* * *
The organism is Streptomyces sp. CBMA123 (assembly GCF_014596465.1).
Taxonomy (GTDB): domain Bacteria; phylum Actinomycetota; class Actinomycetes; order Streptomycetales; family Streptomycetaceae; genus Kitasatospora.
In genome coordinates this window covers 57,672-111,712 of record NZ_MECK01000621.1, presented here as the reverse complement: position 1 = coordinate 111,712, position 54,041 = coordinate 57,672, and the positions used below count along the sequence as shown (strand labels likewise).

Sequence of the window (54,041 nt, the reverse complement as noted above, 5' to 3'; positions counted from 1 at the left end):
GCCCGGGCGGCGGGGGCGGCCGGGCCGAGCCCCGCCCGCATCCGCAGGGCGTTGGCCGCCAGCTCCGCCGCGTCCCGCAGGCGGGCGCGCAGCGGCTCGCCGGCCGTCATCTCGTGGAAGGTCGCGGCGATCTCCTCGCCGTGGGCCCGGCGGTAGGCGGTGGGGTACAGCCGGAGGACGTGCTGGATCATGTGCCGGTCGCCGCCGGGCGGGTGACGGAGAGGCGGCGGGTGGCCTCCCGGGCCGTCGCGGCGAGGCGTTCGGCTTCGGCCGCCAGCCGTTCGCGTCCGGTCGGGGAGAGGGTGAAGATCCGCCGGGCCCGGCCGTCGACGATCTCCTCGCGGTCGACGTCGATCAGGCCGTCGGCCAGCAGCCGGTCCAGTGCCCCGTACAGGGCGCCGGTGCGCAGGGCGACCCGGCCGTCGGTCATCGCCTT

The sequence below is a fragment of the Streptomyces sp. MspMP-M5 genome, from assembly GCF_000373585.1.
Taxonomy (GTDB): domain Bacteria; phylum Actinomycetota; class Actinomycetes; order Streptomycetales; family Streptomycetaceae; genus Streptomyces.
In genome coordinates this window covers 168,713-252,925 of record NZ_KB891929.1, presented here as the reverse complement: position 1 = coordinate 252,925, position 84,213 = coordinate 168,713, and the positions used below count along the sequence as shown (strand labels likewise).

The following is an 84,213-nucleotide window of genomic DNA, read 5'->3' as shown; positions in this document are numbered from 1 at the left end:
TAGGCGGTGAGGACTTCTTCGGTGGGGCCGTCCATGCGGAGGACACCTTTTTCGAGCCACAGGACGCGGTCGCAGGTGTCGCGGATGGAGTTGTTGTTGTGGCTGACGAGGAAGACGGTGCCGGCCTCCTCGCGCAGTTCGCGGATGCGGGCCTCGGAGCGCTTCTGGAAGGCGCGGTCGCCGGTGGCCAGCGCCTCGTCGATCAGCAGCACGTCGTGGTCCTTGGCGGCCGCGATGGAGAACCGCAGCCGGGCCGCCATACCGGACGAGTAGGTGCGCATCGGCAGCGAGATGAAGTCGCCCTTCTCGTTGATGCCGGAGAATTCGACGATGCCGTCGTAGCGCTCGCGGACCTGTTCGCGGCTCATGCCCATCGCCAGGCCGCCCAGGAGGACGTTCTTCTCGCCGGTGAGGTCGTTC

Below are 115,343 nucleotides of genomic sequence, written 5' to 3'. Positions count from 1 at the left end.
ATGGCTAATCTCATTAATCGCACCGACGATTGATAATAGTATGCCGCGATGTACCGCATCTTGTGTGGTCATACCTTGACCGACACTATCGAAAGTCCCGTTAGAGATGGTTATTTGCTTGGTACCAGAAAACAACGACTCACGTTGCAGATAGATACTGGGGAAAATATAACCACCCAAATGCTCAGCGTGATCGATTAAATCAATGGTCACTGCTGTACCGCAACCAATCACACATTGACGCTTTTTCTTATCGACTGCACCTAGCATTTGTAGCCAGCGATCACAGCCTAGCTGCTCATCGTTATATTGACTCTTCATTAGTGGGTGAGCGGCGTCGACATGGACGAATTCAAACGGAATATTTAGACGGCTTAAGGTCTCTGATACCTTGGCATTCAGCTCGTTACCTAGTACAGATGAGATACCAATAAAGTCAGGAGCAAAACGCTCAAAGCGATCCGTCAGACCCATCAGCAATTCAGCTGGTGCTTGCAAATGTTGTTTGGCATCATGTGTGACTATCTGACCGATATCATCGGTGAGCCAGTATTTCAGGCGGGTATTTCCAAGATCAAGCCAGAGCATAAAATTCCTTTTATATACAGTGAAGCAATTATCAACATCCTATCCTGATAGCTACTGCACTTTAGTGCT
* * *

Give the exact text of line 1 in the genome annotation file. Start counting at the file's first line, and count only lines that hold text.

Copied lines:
The organism is Streptomyces sp. CBMA123 (assembly GCF_014596465.1).